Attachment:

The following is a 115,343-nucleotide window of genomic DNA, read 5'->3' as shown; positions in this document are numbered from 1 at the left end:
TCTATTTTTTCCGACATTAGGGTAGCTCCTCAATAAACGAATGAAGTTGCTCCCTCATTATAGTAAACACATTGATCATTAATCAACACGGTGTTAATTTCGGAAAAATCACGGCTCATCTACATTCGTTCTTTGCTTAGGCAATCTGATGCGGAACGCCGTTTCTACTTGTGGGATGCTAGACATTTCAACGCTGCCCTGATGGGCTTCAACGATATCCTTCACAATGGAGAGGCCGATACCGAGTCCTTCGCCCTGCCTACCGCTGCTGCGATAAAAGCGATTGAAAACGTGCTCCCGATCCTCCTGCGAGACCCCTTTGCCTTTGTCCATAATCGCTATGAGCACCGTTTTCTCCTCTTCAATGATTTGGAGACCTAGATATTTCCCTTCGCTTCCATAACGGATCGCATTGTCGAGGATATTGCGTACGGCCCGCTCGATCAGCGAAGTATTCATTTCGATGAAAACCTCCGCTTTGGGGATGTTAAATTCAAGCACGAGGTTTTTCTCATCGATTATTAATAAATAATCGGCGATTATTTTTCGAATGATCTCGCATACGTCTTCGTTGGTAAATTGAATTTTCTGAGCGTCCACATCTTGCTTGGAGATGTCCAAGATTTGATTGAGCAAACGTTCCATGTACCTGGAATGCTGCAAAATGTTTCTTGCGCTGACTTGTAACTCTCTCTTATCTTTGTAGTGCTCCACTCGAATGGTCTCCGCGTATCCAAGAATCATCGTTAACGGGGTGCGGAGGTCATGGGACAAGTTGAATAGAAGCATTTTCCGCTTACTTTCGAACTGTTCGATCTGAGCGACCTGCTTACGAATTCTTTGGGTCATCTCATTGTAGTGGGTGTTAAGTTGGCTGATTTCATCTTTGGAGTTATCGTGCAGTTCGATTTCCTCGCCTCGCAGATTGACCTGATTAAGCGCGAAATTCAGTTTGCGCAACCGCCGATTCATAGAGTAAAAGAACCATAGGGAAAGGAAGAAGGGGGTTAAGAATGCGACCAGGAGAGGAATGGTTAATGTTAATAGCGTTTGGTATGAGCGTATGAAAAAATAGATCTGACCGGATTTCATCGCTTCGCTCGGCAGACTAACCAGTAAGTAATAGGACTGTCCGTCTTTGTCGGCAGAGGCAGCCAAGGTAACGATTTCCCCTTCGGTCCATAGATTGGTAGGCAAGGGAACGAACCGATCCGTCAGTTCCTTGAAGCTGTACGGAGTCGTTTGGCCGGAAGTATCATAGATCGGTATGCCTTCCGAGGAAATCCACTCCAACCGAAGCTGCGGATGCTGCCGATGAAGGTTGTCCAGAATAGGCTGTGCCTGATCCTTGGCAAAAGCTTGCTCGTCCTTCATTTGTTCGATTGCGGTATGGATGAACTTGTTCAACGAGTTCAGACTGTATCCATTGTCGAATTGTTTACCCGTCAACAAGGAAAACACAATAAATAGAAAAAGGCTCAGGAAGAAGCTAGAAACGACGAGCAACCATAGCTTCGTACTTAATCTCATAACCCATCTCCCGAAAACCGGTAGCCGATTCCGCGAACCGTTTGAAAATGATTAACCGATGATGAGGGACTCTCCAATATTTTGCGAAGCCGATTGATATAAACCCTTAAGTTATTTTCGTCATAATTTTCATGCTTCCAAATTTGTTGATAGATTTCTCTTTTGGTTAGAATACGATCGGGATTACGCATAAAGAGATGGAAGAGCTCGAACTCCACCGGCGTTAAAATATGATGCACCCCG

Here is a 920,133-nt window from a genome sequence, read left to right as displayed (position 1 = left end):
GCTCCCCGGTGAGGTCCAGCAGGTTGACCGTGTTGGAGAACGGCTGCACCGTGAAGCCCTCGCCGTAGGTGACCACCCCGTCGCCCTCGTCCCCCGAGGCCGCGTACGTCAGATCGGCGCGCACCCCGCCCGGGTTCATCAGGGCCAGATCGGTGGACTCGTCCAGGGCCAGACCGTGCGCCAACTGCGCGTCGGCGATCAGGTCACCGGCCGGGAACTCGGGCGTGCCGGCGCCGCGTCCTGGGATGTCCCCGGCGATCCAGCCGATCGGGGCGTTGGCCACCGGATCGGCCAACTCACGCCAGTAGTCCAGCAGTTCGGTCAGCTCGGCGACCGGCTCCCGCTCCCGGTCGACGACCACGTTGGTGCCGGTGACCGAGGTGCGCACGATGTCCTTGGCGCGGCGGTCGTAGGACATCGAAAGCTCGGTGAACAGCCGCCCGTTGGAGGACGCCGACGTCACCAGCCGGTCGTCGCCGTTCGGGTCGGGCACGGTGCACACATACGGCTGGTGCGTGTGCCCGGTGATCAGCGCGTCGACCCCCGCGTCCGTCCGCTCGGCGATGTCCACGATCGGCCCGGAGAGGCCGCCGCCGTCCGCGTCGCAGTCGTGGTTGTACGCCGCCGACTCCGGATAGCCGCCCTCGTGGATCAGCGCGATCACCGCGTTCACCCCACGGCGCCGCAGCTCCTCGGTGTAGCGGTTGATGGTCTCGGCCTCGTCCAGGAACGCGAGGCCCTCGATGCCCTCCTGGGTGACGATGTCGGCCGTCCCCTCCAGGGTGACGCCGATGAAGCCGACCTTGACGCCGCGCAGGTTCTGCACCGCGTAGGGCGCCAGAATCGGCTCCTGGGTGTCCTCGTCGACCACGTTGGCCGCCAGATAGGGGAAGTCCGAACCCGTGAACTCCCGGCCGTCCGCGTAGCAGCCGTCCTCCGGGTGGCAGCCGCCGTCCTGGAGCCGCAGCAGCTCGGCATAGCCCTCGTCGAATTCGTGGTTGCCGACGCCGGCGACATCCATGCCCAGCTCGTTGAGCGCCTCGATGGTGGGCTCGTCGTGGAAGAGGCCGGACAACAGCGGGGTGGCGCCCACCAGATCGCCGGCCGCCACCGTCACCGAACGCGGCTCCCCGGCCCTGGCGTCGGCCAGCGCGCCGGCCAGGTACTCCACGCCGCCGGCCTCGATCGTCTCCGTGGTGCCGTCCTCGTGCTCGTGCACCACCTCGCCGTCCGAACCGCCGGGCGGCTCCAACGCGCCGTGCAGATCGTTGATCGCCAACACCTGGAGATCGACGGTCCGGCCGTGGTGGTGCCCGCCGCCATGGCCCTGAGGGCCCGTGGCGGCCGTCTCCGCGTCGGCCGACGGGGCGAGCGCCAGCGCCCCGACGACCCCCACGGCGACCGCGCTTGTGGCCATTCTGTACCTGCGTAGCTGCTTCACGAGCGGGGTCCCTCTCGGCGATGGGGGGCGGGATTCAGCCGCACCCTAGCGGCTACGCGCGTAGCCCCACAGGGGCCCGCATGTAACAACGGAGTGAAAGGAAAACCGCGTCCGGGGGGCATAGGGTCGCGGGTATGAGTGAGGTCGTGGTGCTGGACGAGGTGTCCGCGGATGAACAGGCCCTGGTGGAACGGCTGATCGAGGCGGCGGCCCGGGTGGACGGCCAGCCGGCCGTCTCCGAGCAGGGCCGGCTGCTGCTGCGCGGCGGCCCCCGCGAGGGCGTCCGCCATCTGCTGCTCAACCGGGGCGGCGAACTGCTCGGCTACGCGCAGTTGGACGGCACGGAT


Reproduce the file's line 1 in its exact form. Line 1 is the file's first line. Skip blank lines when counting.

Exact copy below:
The following is a 115,343-nucleotide window of genomic DNA, read 5'->3' as shown; positions in this document are numbered from 1 at the left end: